Stands are dominated by a combination of Fagus grandifolia and Quercus alba (NatureServe Ecology unpubl. data, Turner et al. unpubl. data). Some stands may have slightly more Quercus alba than Fagus grandifolia and vice versa (R. Evans pers. obs.). Pinus taeda may occur in the canopy but not as a dominant. Although Fagus grandifolia and Quercus alba may be the only canopy species in some occurrences, canopy species in other occurrences may include Quercus michauxii, Quercus pagoda, Quercus velutina, Quercus nigra, Quercus stellata, Carya alba, Nyssa sylvatica, Liquidambar styraciflua, and Acer rubrum. Liriodendron tulipifera may be present in Arkansas and Louisiana examples, but is not a natural component of this type in Texas or Oklahoma. Magnolia grandiflora may also be present in examples of this type in Louisiana and Texas, but is absent in Arkansas and Oklahoma. Phoradendron leucarpum, Tillandsia usneoides, and Pleopeltis polypodioides (= Polypodium polypodioides) are common epiphytes on the canopy trees. The scattered to patchy tall-shrub stratum includes regenerating canopy species and Ilex opaca var. opaca, Carpinus caroliniana, Ostrya virginiana, Cornus florida, Styrax grandifolius, and Crataegus marshallii. The patchy short-shrub stratum includes Vaccinium virgatum (= Vaccinium amoenum), Vaccinium arboreum, Vaccinium elliottii, Ilex opaca var. opaca, Chionanthus virginicus, Crataegus marshallii, Frangula caroliniana (= Rhamnus caroliniana), Amelanchier arborea, Callicarpa americana, Ilex ambigua, Viburnum acerifolium, Viburnum dentatum, and Viburnum rufidulum. The sparse herbaceous layer includes Polystichum acrostichoides, Trillium spp., Prenanthes altissima, Spigelia marilandica, Galium circaezans, Desmodium nudiflorum, Uvularia perfoliata, Polygonatum biflorum, Arisaema triphyllum, Viola walteri, Mitchella repens, Tipularia discolor, Lilium michauxii, Smilax herbacea, and Podophyllum peltatum. Magnolia acuminata may be present in a few examples of this type, along the eastern and northern periphery of the region associated with especially moist lower slopes. Rare species that may occur in this community include Prenanthes barbata, Cypripedium kentuckiense, and Triphora trianthophora.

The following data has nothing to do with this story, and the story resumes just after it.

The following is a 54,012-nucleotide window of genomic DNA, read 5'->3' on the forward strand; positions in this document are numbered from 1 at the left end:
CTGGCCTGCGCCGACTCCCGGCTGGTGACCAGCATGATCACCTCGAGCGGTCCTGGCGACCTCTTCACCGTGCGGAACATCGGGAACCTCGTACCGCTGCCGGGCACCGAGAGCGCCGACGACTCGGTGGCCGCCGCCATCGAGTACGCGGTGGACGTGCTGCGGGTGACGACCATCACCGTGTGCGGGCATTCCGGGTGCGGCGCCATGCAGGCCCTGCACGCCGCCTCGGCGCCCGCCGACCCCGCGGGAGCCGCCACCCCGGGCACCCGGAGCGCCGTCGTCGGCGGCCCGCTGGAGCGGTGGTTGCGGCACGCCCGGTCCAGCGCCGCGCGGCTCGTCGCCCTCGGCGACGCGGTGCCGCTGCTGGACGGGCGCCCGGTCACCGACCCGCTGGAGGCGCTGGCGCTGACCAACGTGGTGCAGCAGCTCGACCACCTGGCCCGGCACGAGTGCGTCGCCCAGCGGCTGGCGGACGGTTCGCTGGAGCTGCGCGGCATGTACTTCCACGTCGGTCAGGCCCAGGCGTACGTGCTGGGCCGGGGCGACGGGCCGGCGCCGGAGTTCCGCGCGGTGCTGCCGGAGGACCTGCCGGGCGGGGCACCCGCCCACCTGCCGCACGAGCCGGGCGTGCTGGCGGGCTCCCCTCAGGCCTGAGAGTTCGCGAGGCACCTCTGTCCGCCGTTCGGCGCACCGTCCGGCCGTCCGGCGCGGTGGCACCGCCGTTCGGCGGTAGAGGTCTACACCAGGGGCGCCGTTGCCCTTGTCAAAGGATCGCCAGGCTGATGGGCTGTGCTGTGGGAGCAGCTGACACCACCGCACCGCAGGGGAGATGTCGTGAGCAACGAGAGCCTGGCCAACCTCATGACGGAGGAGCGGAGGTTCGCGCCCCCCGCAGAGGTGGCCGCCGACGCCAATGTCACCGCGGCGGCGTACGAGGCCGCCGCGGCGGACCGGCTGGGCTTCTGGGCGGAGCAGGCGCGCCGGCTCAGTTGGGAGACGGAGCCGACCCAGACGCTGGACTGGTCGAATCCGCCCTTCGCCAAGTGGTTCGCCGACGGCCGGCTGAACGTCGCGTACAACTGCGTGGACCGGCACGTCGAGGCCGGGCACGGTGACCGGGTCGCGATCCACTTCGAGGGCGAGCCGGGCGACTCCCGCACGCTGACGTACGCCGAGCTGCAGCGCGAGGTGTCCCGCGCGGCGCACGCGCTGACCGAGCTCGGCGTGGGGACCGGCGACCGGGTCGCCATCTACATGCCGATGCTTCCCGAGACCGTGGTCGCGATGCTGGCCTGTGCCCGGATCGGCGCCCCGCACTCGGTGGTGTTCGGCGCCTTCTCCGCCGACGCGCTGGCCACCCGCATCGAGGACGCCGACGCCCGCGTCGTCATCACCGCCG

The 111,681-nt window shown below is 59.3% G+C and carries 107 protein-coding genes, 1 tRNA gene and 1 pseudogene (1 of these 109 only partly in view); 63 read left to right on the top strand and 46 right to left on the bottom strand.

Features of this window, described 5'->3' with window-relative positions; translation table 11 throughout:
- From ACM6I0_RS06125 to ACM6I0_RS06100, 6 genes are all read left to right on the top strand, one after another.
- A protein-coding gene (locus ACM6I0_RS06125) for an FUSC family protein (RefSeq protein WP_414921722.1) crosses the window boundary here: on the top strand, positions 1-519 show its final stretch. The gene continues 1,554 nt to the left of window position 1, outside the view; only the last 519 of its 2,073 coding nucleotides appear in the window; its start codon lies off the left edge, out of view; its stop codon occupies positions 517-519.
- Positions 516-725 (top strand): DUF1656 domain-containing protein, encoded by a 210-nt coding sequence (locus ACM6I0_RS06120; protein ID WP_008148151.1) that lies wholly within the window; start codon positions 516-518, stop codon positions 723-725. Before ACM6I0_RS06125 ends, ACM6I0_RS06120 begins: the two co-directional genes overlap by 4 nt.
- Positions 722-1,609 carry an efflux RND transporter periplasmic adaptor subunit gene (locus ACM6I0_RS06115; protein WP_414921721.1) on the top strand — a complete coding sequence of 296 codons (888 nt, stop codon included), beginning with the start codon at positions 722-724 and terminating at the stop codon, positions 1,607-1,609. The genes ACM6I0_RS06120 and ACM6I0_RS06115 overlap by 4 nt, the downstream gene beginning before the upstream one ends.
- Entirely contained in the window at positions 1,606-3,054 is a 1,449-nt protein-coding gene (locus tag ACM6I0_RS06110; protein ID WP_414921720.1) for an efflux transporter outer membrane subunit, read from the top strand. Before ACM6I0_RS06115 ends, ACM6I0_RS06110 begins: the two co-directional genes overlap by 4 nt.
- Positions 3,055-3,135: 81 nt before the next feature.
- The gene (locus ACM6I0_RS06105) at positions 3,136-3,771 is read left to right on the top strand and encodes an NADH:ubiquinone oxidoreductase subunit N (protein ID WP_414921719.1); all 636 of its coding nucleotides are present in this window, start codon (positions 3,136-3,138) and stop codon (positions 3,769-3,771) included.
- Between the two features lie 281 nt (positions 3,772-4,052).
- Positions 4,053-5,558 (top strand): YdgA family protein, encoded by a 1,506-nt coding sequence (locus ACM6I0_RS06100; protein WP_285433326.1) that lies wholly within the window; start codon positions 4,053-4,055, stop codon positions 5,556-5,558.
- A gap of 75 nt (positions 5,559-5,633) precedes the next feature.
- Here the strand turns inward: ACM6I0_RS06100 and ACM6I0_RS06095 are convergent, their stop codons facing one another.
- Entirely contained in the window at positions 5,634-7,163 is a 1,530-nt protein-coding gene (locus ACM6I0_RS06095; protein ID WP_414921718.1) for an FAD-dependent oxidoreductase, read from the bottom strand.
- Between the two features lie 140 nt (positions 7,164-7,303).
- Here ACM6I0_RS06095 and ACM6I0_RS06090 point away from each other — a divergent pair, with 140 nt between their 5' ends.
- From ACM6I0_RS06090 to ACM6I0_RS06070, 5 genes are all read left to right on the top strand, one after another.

This forest occurs on acidic soils, typically loamy sands or silt loams including Susquehanna silt loam and Betis and Briley loamy fine sands. Associated geology includes the Sparta, Cockfield, Jackson, Vicksburg, Catahoula, and Fleming formations and Pleistocene High Terraces. Hydrology ranges from dry-mesic to mesic; this community is not subject to flooding. This broad-leaved forest is associated with hilly terrain. The slopes from which this community is known are generally steep, and grade down to riparian forests along streams. It is most common on middle and lower slopes (Martin and Smith 1991).
Low
This forest is not a pyrogenic community and experiences very infrequent fires due to its position on generally steep slopes and the lack of available fuel generated by the relatively inflammable deciduous leaf litter. Mesic examples on lower slopes probably burn even less frequently than dry/mesic sites on mid to upper slopes. This association occurs on portions of the landscape where periodic fires were rare to nonexistent, especially mesic steep slopes, and mid to lower slopes along rivers and small streams throughout much of the West Gulf Coastal Plain. The main disturbance vectors in this broad-leaved deciduous forest are windthrow and the active erosion that occurs on the steep slopes. As downstream channelization and gully formation cause streams to erode headward, banks are undercut and erosion is catalyzed on the slopes. This active erosion may contribute to the sparse herbaceous layer. Windstorms, diseases and insects are other disturbances in this uneven-aged forest. Regeneration occurs primarily in canopy gaps (Martin and Smith 1991).